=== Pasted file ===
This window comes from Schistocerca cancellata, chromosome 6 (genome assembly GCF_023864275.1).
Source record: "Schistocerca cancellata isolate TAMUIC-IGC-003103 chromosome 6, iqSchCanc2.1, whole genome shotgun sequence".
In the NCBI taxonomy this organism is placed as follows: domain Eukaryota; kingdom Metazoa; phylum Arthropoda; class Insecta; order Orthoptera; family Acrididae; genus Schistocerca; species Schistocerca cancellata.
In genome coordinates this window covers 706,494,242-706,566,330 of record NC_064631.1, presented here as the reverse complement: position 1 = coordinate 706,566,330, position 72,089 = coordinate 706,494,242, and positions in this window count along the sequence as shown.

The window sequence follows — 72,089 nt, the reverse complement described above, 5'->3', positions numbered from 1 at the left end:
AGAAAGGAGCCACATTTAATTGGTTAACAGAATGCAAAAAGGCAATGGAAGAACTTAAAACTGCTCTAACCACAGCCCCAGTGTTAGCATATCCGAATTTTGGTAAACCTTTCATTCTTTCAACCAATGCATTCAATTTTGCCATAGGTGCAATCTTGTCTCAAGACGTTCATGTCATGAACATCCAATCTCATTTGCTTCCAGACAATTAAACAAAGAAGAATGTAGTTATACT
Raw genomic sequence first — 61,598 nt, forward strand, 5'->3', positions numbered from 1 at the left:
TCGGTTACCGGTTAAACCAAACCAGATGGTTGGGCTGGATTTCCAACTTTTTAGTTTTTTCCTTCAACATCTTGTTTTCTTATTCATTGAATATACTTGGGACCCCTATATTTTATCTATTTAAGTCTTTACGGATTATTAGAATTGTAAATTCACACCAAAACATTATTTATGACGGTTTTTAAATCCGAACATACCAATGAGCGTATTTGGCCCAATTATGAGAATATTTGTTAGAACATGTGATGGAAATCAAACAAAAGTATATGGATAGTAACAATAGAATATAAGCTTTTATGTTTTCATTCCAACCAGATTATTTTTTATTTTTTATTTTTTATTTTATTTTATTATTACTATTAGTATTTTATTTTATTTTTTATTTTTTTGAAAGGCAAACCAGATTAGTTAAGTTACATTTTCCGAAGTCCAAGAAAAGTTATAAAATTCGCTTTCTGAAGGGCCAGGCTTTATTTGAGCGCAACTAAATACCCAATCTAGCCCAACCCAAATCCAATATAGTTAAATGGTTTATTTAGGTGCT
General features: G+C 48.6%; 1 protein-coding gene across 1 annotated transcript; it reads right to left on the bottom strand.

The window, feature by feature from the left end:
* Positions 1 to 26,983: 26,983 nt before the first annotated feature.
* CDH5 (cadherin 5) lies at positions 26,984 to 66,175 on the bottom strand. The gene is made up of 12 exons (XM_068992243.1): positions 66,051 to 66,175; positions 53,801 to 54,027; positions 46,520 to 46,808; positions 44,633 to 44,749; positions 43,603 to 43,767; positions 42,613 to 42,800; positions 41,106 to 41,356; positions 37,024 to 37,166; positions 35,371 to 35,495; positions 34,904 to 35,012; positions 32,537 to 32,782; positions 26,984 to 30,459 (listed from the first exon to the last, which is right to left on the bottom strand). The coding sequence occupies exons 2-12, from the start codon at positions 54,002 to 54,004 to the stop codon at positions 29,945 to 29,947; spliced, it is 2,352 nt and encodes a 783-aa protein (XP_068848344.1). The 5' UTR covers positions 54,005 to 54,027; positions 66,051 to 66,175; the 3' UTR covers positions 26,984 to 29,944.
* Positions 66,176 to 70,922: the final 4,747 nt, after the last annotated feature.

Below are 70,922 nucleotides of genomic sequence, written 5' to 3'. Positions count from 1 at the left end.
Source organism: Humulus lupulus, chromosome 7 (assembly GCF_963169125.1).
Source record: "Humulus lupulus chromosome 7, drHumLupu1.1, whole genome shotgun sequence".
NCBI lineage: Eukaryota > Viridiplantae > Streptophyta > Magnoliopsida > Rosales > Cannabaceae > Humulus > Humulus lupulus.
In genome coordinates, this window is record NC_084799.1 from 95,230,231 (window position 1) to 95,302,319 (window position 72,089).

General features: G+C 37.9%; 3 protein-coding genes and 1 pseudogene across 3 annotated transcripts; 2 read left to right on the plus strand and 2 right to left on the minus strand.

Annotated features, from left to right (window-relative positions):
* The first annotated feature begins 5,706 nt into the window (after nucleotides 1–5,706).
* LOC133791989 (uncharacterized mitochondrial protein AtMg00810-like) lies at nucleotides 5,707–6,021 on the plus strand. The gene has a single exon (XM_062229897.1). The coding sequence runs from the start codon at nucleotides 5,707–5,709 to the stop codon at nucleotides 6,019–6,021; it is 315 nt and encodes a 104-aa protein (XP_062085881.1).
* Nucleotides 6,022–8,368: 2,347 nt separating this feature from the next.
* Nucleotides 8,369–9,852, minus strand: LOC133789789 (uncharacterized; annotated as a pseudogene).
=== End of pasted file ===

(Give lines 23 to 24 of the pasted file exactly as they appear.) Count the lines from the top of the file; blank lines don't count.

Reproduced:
* Nucleotides 6,022–8,368: 2,347 nt separating this feature from the next.
* Nucleotides 8,369–9,852, minus strand: LOC133789789 (uncharacterized; annotated as a pseudogene).